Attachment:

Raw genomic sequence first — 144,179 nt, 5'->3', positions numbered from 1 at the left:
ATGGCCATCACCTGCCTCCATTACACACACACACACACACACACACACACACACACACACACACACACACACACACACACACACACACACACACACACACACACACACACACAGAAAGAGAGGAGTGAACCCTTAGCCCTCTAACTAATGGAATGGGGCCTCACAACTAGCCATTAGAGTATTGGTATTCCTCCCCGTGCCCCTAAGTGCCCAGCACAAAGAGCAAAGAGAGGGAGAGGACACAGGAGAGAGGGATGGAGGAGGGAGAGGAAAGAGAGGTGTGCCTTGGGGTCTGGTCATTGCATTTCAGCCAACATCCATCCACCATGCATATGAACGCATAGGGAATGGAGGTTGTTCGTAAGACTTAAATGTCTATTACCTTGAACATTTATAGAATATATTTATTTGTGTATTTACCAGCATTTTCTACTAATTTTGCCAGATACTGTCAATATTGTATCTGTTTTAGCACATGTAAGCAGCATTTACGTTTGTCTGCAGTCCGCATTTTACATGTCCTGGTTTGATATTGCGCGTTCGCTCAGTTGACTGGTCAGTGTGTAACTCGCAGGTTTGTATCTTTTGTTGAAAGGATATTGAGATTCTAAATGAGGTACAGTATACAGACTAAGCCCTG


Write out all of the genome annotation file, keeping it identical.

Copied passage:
Raw genomic sequence first — 144,179 nt, 5'->3', positions numbered from 1 at the left:
ATGGCCATCACCTGCCTCCATTACACACACACACACACACACACACACACACACACACACACACACACACACACACACACACACACACACACACACACACACACACACACACAGAAAGAGAGGAGTGAACCCTTAGCCCTCTAACTAATGGAATGGGGCCTCACAACTAGCCATTAGAGTATTGGTATTCCTCCCCGTGCCCCTAAGTGCCCAGCACAAAGAGCAAAGAGAGGGAGAGGACACAGGAGAGAGGGATGGAGGAGGGAGAGGAAAGAGAGGTGTGCCTTGGGGTCTGGTCATTGCATTTCAGCCAACATCCATCCACCATGCATATGAACGCATAGGGAATGGAGGTTGTTCGTAAGACTTAAATGTCTATTACCTTGAACATTTATAGAATATATTTATTTGTGTATTTACCAGCATTTTCTACTAATTTTGCCAGATACTGTCAATATTGTATCTGTTTTAGCACATGTAAGCAGCATTTACGTTTGTCTGCAGTCCGCATTTTACATGTCCTGGTTTGATATTGCGCGTTCGCTCAGTTGACTGGTCAGTGTGTAACTCGCAGGTTTGTATCTTTTGTTGAAAGGATATTGAGATTCTAAATGAGGTACAGTATACAGACTAAGCCCTG